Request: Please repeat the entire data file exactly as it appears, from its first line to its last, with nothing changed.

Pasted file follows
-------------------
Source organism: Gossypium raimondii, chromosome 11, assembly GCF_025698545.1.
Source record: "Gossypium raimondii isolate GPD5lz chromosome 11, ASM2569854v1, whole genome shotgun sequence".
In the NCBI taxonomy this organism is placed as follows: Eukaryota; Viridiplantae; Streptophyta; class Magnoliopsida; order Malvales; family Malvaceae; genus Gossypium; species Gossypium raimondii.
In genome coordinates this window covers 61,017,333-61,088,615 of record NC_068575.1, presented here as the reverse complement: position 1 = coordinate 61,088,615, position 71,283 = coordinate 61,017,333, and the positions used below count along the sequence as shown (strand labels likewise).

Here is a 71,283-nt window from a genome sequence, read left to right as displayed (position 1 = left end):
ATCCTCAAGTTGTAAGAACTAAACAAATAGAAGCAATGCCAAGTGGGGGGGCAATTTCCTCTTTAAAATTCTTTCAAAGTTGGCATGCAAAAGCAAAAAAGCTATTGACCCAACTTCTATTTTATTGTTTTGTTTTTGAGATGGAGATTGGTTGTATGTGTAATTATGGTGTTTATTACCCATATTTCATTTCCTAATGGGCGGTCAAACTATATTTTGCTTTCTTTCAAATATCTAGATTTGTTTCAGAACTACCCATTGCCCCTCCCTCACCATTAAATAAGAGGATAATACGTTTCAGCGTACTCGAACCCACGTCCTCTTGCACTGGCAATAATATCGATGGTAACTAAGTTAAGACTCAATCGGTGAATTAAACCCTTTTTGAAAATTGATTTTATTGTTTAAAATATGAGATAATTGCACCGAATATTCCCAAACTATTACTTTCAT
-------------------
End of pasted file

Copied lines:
Source organism: Gossypium raimondii, chromosome 11, assembly GCF_025698545.1.
Source record: "Gossypium raimondii isolate GPD5lz chromosome 11, ASM2569854v1, whole genome shotgun sequence".
In the NCBI taxonomy this organism is placed as follows: Eukaryota; Viridiplantae; Streptophyta; class Magnoliopsida; order Malvales; family Malvaceae; genus Gossypium; species Gossypium raimondii.
In genome coordinates this window covers 61,017,333-61,088,615 of record NC_068575.1, presented here as the reverse complement: position 1 = coordinate 61,088,615, position 71,283 = coordinate 61,017,333, and the positions used below count along the sequence as shown (strand labels likewise).

Here is a 71,283-nt window from a genome sequence, read left to right as displayed (position 1 = left end):
ATCCTCAAGTTGTAAGAACTAAACAAATAGAAGCAATGCCAAGTGGGGGGGCAATTTCCTCTTTAAAATTCTTTCAAAGTTGGCATGCAAAAGCAAAAAAGCTATTGACCCAACTTCTATTTTATTGTTTTGTTTTTGAGATGGAGATTGGTTGTATGTGTAATTATGGTGTTTATTACCCATATTTCATTTCCTAATGGGCGGTCAAACTATATTTTGCTTTCTTTCAAATATCTAGATTTGTTTCAGAACTACCCATTGCCCCTCCCTCACCATTAAATAAGAGGATAATACGTTTCAGCGTACTCGAACCCACGTCCTCTTGCACTGGCAATAATATCGATGGTAACTAAGTTAAGACTCAATCGGTGAATTAAACCCTTTTTGAAAATTGATTTTATTGTTTAAAATATGAGATAATTGCACCGAATATTCCCAAACTATTACTTTCAT